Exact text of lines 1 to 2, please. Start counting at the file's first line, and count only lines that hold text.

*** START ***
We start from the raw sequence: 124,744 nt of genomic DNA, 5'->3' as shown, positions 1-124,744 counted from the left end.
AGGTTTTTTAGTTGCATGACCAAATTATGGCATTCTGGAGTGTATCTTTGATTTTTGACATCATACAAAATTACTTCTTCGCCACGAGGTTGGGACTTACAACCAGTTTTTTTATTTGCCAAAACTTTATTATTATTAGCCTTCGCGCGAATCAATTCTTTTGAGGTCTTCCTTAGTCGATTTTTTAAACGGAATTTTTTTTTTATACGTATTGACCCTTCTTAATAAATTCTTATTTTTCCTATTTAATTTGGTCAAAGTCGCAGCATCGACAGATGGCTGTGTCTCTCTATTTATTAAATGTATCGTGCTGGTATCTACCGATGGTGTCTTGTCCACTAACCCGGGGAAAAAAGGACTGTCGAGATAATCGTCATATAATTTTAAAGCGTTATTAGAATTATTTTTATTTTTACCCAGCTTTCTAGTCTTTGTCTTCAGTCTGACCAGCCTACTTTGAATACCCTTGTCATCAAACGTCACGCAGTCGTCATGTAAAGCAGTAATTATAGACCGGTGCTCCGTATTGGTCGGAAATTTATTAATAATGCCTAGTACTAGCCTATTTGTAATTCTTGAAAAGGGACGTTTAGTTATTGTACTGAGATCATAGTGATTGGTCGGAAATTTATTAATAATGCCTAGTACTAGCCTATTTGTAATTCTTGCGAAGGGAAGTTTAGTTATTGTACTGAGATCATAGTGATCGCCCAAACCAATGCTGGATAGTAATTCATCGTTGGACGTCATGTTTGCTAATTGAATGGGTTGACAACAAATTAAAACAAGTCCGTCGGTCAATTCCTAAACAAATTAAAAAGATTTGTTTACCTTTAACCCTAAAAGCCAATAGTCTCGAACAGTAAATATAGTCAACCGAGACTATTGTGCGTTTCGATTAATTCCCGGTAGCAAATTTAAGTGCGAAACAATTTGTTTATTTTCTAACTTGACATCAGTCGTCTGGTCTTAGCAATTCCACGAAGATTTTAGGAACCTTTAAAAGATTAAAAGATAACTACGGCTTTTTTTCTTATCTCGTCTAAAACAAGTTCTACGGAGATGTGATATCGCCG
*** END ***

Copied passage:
We start from the raw sequence: 124,744 nt of genomic DNA, 5'->3' as shown, positions 1-124,744 counted from the left end.
AGGTTTTTTAGTTGCATGACCAAATTATGGCATTCTGGAGTGTATCTTTGATTTTTGACATCATACAAAATTACTTCTTCGCCACGAGGTTGGGACTTACAACCAGTTTTTTTATTTGCCAAAACTTTATTATTATTAGCCTTCGCGCGAATCAATTCTTTTGAGGTCTTCCTTAGTCGATTTTTTAAACGGAATTTTTTTTTTATACGTATTGACCCTTCTTAATAAATTCTTATTTTTCCTATTTAATTTGGTCAAAGTCGCAGCATCGACAGATGGCTGTGTCTCTCTATTTATTAAATGTATCGTGCTGGTATCTACCGATGGTGTCTTGTCCACTAACCCGGGGAAAAAAGGACTGTCGAGATAATCGTCATATAATTTTAAAGCGTTATTAGAATTATTTTTATTTTTACCCAGCTTTCTAGTCTTTGTCTTCAGTCTGACCAGCCTACTTTGAATACCCTTGTCATCAAACGTCACGCAGTCGTCATGTAAAGCAGTAATTATAGACCGGTGCTCCGTATTGGTCGGAAATTTATTAATAATGCCTAGTACTAGCCTATTTGTAATTCTTGAAAAGGGACGTTTAGTTATTGTACTGAGATCATAGTGATTGGTCGGAAATTTATTAATAATGCCTAGTACTAGCCTATTTGTAATTCTTGCGAAGGGAAGTTTAGTTATTGTACTGAGATCATAGTGATCGCCCAAACCAATGCTGGATAGTAATTCATCGTTGGACGTCATGTTTGCTAATTGAATGGGTTGACAACAAATTAAAACAAGTCCGTCGGTCAATTCCTAAACAAATTAAAAAGATTTGTTTACCTTTAACCCTAAAAGCCAATAGTCTCGAACAGTAAATATAGTCAACCGAGACTATTGTGCGTTTCGATTAATTCCCGGTAGCAAATTTAAGTGCGAAACAATTTGTTTATTTTCTAACTTGACATCAGTCGTCTGGTCTTAGCAATTCCACGAAGATTTTAGGAACCTTTAAAAGATTAAAAGATAACTACGGCTTTTTTTCTTATCTCGTCTAAAACAAGTTCTACGGAGATGTGATATCGCCG